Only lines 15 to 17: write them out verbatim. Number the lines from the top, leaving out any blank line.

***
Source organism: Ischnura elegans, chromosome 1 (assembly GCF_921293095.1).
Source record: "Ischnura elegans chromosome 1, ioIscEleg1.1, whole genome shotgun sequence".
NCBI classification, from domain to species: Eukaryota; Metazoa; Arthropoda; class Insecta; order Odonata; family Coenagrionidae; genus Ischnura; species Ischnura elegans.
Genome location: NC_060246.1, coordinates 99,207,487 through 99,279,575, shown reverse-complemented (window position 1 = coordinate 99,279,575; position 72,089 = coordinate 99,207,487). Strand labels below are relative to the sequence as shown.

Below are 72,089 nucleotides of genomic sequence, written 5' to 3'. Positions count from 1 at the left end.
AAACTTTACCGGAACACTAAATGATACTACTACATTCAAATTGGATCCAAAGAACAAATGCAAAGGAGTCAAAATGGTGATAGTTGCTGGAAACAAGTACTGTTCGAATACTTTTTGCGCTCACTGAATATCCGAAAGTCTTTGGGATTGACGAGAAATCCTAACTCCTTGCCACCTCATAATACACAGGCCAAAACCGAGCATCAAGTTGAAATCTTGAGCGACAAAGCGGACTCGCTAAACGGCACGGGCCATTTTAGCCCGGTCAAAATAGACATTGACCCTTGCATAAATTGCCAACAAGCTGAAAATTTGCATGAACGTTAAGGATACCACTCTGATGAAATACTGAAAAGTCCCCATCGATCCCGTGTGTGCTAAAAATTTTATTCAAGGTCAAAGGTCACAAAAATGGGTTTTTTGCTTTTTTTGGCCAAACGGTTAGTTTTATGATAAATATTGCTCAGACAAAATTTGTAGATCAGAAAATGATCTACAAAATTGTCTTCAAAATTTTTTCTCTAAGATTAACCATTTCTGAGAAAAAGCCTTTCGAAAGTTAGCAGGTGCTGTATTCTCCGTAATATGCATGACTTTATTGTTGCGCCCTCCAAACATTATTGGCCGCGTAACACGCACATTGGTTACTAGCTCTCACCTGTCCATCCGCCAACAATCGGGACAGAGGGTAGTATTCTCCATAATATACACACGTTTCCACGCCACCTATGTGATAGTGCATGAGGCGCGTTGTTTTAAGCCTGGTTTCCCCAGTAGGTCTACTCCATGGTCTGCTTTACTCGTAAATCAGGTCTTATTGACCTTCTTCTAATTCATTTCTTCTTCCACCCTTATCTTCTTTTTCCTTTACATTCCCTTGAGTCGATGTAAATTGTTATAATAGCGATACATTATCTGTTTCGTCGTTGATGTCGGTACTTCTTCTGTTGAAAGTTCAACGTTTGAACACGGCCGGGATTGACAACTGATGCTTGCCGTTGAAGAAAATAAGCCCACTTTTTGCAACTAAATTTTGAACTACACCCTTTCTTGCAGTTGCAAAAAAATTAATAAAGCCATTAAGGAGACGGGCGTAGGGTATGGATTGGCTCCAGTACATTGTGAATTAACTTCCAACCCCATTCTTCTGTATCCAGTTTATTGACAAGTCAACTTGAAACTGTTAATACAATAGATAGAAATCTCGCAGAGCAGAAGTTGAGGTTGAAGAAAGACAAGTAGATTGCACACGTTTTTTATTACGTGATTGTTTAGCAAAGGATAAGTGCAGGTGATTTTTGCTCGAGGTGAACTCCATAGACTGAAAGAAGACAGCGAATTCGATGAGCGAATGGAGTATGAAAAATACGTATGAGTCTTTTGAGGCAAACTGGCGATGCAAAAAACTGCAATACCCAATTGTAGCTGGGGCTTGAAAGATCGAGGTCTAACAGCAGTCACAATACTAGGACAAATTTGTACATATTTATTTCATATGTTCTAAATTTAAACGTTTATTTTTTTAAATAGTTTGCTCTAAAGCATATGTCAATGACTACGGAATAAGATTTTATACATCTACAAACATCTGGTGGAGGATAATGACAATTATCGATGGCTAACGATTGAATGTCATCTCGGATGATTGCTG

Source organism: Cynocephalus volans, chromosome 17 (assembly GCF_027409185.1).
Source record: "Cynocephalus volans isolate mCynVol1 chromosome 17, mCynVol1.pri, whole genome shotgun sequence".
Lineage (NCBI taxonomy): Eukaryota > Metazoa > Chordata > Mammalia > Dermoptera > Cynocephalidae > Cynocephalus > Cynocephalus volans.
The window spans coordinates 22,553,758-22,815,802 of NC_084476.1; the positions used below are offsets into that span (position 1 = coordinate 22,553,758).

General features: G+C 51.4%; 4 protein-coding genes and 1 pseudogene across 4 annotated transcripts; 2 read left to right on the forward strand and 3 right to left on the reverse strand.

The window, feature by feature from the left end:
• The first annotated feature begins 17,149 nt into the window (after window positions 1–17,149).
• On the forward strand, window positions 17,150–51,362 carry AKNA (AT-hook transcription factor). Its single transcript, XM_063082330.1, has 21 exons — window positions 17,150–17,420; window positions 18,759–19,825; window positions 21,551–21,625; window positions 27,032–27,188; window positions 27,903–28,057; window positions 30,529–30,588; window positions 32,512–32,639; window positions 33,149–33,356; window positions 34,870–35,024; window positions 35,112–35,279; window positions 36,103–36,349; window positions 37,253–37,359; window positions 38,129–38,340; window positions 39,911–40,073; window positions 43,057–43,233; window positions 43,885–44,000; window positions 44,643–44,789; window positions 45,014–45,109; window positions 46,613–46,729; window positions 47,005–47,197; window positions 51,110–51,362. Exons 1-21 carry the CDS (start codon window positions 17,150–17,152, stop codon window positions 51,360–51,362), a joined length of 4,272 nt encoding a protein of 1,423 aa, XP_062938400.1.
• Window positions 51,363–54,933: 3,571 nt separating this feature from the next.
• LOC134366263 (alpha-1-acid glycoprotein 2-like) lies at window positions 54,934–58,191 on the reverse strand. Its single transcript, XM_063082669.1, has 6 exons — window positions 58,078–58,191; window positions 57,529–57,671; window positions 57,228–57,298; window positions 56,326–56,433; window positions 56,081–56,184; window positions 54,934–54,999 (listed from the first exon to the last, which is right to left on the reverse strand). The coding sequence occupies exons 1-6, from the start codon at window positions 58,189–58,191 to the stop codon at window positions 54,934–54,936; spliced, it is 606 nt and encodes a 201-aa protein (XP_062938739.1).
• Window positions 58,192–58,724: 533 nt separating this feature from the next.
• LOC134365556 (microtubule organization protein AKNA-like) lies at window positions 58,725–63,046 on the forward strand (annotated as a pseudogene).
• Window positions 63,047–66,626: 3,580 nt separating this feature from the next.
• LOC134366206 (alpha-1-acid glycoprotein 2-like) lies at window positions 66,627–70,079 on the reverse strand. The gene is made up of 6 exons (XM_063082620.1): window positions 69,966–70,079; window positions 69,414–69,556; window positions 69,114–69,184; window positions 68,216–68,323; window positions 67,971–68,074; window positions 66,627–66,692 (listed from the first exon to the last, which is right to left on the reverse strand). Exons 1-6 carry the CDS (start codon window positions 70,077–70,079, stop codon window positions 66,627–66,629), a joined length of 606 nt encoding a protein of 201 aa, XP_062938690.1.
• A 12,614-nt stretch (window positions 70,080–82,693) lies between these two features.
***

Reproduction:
• Window positions 51,363–54,933: 3,571 nt separating this feature from the next.
• LOC134366263 (alpha-1-acid glycoprotein 2-like) lies at window positions 54,934–58,191 on the reverse strand. Its single transcript, XM_063082669.1, has 6 exons — window positions 58,078–58,191; window positions 57,529–57,671; window positions 57,228–57,298; window positions 56,326–56,433; window positions 56,081–56,184; window positions 54,934–54,999 (listed from the first exon to the last, which is right to left on the reverse strand). The coding sequence occupies exons 1-6, from the start codon at window positions 58,189–58,191 to the stop codon at window positions 54,934–54,936; spliced, it is 606 nt and encodes a 201-aa protein (XP_062938739.1).
• Window positions 58,192–58,724: 533 nt separating this feature from the next.